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Amy’s withdrawal from Scannell site likely due to ‘timeline issues’

A spokesperson said the prepared-food and restaurant company’s needs “changed and evolved based on a more flexible workplace structure.”|

A week after the public learned of the decision by Amy’s Kitchen to pull out of one of Petaluma’s most prominent downtown developments, city planners have confirmed that the organic food giant’s plans for a riverfront world headquarters appeared shaky as early as last summer.

But Petaluma planning officials say the withdrawal won’t shutter the overall project, a 40-acre, mixed-use development promising to transform a long-neglected eastside portion of the Petaluma River.

The withdrawal by Amy’s Kitchen from the so-called Scannell Mixed-Use Development site was publicly revealed in a February Planning Commission meeting, taking commissioners by surprise. Principal planner Emmanuel Ursu said, while developers previously alluded to complications with Amy’s Kitchen, details had not been made clear until this past winter.

“(Scannell developers) mentioned they were in conversation with Amy’s back in the fall of 2021. I asked if they could divulge more and at that point they said ‘no, their attorneys are working on the details.’” Ursu said in a Wednesday afternoon phone call.

In fact, until Scannell confirmed of Amy’s withdrawal from the plans in January, Ursu said staff continued to process the original application. He added that under Amy’s agreement with Scannell, the restaurant chain had a way out “if certain milestones hadn’t been reached in a certain time period.” Ursu said that most likely meant Amy’s wished to set up in their new headquarters within one year, when the project would likely not be completed for up to five years.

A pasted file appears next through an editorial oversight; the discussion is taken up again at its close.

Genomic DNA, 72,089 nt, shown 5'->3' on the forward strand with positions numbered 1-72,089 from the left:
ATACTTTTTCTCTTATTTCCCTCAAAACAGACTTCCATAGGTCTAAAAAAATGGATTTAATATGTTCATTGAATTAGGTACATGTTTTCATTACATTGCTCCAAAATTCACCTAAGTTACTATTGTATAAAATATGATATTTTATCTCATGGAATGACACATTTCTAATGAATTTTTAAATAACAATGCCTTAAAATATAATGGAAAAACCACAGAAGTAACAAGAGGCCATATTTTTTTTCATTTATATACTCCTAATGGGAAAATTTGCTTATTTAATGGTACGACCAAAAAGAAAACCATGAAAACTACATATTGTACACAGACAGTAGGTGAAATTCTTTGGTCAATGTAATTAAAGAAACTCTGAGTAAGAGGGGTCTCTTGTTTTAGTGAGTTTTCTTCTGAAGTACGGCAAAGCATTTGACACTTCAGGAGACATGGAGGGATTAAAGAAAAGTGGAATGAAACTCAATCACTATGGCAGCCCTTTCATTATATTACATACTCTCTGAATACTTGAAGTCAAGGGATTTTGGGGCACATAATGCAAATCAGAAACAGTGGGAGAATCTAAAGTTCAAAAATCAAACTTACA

In a statement emailed to the Argus-Courier, Amy’s Kitchen spokesperson Paul Schiefer attributed the company’s pivot to the COVID-19 pandemic.

“Amy’s Kitchen’s new office space search started well before the COVID-19 pandemic,” Schiefer said in the emailed statement. “Since then, like many other companies, our needs changed and evolved based on a more flexible workplace structure. We’ve since reimagined how we will use the office space moving forward.”

Amy's Kitchen leadership was not available for an interview, and a company representative did not respond to email inquiries regarding whether the food maker, founded in Petaluma, has found a new home for its headquarters, or if that headquarters would be located within Sonoma County.

Walker Williams, who leads the development application for Scannell Properties, didn't immediately return email or phone messages Wednesday.

The company’s withdrawal from the Scannell plans follows a complaint filed Jan. 20 by five employees at its Santa Rosa facility who claimed they sustained injuries due to poor work conditions.

In December, the vegetarian food vendor sold three of its production facilities in Santa Rosa, Oregon and Idaho to New York-based real estate investment trust W.P. Carey Inc. for $144 million. Amy’s Kitchen then leased the buildings back for 30 years in the deal.

In his statement, Schiefer said that recent activity did not play a part in the company’s decision to nix its original headquarter plans.

Ursu said Scannell wishes to proceed with no physical changes to the commercial development plans on the site and will continue to market the space to other companies who wish to lease the space. But it is likely that changes to design would occur after next steps are determined during the Planning Commission’s meeting next Tuesday.

The 40-acre project located just south of the Committee on the Shelterless’ Mary Isaak Center was proposed in 2020, and entailed 147,300 square feet of commercial space designed originally for Amy’s Kitchen. The commercial footprint would have included office space, a test kitchen and possible childcare facility for employees. It also included plans for a three-story parking garage with about 400 parking spaces.

The entire, mixed-use site calls for 195 single-family homes, up to 80 affordable apartment units, 95 single-family motor court homes and 100 townhomes, as well as public park space and a mixed-use trail.

Amelia Parreira is a staff writer for the Argus-Courier. She can be reached at amelia.parreira@arguscourier.com or 707-521-5208.

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